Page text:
Global big business lobbyists are attacking plans to enforce plain packaging for tobacco, saying they will violate global trade rules.
Submissions on the Heath Ministry's proposal close on Friday, with overseas lobbyists coming to the aid of the New Zealand tobacco industry.
The Institute for Policy Innovation, in Texas, filed a submission on the proposal late last week, arguing that plain packaging would violate World Trade Organisation rules.
Echoing arguments already raised by the industry, the institute said plain packaging would infringe trademarks, harm trade and lead to counterfeit products.
"The proposed plain packaging regulation suggests that New Zealand does not trust companies and consumers to freely exchange information within a legal marketplace, which we would think would be offensive to freedom-loving New Zealanders."
The International Chamber of Commerce, whose members include big tobacco companies, also submitted against the proposal.
The chamber's "business action to stop counterfeiting and piracy" group said the plain packaging violated tobacco companies' intellectual property.
It has filed similar objections to tobacco regulations in Australia and Britain.
Closer to home, the New Zealand Association of Convenience Stores registered its opposition.
The association's paying members include British American Tobacco and Imperial Tobacco.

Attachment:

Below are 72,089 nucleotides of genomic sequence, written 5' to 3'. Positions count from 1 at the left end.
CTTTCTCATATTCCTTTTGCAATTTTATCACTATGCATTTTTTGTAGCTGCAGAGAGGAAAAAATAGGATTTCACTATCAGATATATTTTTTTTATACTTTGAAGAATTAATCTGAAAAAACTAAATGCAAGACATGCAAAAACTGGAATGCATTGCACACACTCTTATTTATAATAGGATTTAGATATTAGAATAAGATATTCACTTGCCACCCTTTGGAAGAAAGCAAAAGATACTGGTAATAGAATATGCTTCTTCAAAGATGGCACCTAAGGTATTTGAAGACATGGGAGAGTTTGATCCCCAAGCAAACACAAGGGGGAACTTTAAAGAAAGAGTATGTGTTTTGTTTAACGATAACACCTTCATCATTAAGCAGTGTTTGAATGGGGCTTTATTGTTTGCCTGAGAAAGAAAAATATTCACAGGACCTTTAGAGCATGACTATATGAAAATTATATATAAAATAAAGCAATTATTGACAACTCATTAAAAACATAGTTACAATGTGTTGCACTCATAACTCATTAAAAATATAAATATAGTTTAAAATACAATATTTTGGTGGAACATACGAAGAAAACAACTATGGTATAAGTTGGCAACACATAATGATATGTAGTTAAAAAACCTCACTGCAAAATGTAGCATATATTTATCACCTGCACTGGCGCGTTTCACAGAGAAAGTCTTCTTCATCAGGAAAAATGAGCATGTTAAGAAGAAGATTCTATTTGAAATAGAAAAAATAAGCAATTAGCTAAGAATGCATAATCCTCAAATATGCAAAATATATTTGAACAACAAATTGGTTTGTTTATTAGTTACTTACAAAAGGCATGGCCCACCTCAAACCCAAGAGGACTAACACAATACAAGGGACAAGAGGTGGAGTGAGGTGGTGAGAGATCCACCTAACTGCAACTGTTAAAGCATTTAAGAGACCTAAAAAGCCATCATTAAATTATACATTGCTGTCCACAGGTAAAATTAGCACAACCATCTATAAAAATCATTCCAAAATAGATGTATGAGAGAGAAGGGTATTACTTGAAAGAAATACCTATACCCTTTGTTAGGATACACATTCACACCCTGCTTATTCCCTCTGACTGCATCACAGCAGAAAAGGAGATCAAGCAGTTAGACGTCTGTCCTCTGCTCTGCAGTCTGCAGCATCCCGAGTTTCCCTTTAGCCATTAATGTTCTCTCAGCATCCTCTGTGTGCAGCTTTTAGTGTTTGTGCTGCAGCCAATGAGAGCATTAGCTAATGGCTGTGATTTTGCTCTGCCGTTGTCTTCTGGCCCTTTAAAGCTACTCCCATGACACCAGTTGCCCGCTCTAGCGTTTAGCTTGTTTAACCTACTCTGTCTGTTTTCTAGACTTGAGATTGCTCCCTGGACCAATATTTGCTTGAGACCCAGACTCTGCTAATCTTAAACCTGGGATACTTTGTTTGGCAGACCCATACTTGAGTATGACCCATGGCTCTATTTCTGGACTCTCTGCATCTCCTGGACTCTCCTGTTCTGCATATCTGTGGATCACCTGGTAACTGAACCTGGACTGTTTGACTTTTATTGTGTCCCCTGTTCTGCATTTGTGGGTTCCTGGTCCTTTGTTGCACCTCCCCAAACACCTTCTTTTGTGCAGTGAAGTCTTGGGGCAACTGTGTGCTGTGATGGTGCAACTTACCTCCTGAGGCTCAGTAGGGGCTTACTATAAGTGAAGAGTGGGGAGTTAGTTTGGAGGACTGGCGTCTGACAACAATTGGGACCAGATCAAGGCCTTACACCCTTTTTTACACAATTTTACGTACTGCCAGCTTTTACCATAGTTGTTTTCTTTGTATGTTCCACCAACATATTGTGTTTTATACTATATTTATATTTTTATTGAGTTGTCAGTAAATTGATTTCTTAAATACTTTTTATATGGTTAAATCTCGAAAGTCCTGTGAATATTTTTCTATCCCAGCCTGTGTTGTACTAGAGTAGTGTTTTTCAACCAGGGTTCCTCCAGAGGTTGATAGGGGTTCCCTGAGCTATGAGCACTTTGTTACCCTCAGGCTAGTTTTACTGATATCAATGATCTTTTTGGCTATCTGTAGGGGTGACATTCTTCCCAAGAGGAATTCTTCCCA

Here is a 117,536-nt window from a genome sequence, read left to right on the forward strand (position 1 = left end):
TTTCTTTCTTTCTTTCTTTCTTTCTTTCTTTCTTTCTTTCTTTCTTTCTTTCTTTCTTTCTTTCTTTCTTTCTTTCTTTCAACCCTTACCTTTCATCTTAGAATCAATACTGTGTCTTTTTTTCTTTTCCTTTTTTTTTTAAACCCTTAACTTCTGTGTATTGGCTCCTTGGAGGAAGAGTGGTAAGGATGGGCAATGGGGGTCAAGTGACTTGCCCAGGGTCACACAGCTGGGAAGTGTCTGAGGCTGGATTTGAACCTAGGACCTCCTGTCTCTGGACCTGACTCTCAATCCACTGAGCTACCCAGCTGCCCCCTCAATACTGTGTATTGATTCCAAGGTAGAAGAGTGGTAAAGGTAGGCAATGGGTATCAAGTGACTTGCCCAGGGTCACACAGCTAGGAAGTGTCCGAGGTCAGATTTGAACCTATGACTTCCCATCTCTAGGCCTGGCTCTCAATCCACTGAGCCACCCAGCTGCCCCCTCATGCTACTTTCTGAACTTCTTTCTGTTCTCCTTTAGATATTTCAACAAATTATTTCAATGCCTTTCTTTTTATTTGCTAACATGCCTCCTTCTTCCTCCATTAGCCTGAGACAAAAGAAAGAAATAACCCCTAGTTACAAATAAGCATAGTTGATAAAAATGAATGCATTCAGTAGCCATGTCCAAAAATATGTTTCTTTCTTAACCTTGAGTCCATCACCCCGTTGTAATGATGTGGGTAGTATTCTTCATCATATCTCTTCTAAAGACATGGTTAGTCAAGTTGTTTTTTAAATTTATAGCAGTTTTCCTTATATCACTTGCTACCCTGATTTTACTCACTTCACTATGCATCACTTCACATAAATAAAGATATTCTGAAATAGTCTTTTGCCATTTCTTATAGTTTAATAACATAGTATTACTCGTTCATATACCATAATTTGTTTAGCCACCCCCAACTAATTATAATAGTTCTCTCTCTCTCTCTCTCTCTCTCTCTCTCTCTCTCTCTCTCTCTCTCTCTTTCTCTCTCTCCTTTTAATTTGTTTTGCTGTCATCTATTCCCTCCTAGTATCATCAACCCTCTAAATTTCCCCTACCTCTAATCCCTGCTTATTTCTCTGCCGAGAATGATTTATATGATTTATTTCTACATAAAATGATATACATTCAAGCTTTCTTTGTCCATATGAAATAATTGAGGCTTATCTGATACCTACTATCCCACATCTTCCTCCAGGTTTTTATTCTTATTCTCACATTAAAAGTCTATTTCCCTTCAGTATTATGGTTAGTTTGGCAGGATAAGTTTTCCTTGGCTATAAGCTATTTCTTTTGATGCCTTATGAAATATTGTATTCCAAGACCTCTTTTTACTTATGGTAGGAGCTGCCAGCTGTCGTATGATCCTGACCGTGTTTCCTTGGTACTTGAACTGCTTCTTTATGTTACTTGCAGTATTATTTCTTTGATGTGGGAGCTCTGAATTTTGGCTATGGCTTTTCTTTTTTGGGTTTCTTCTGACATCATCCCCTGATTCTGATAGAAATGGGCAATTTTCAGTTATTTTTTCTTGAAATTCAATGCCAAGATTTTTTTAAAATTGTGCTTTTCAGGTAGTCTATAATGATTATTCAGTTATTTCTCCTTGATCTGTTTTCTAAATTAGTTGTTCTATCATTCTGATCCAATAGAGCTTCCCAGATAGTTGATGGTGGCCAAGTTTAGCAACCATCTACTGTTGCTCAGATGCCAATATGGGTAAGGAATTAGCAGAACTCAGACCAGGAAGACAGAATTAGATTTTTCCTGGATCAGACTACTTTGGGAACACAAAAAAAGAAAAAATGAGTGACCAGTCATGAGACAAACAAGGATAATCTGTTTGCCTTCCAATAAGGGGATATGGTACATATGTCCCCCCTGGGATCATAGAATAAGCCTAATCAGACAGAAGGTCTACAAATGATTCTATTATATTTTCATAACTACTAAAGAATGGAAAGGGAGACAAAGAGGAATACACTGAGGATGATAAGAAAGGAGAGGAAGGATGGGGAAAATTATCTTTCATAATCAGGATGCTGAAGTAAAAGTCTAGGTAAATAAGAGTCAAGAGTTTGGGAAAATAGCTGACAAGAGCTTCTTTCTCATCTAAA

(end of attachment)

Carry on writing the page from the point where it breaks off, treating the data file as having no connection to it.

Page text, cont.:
Imperial Tobacco's Peter Glass is the association's vice-chairman, with other board members representing BP Oil, Coca-Cola and Mobil.
Regional Public Health senior tobacco adviser Shane Bradbrook submitted in support of plain packaging and said the international attention was not surprising.
"The tobacco industry through the years has always battled to stop changes in public health. These groups will be paid by the industry."
British American Tobacco New Zealand had already spent hundreds of thousands of dollars on a public campaign opposing plain packaging.
Institute for Policy Innovation
The Texas-based conservative thinktank lobbies against big government, digital piracy and healthcare reform. Over the years it has received funding from prominent
Right-wing donors, including the Koch brothers, who are heavily involved in funding everything from climate change scepticism to presidential candidate Mitt Romney's election campaign.
Contributors reportedly include several big-business interests, such as the pharmaceutical industry lobby Pharma, Exxon Mobil and the American Petroleum Institute.
There are no known direct links to the tobacco industry, although it did lobby against tobacco regulations in the United States in 1995.
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